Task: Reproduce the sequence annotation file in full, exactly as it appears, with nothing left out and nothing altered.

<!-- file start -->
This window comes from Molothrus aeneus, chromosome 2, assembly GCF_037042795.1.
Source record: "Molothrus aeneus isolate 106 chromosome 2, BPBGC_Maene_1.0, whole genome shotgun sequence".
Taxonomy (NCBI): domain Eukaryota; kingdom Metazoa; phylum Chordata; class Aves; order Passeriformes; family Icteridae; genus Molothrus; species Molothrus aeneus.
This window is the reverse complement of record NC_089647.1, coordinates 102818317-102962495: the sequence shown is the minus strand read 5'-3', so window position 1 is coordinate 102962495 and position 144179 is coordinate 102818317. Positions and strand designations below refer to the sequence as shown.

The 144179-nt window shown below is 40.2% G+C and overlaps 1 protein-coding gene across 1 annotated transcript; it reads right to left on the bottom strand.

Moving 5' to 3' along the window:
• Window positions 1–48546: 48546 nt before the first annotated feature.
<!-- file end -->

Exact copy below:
This window comes from Molothrus aeneus, chromosome 2, assembly GCF_037042795.1.
Source record: "Molothrus aeneus isolate 106 chromosome 2, BPBGC_Maene_1.0, whole genome shotgun sequence".
Taxonomy (NCBI): domain Eukaryota; kingdom Metazoa; phylum Chordata; class Aves; order Passeriformes; family Icteridae; genus Molothrus; species Molothrus aeneus.
This window is the reverse complement of record NC_089647.1, coordinates 102818317-102962495: the sequence shown is the minus strand read 5'-3', so window position 1 is coordinate 102962495 and position 144179 is coordinate 102818317. Positions and strand designations below refer to the sequence as shown.

The 144179-nt window shown below is 40.2% G+C and overlaps 1 protein-coding gene across 1 annotated transcript; it reads right to left on the bottom strand.

Moving 5' to 3' along the window:
• Window positions 1–48546: 48546 nt before the first annotated feature.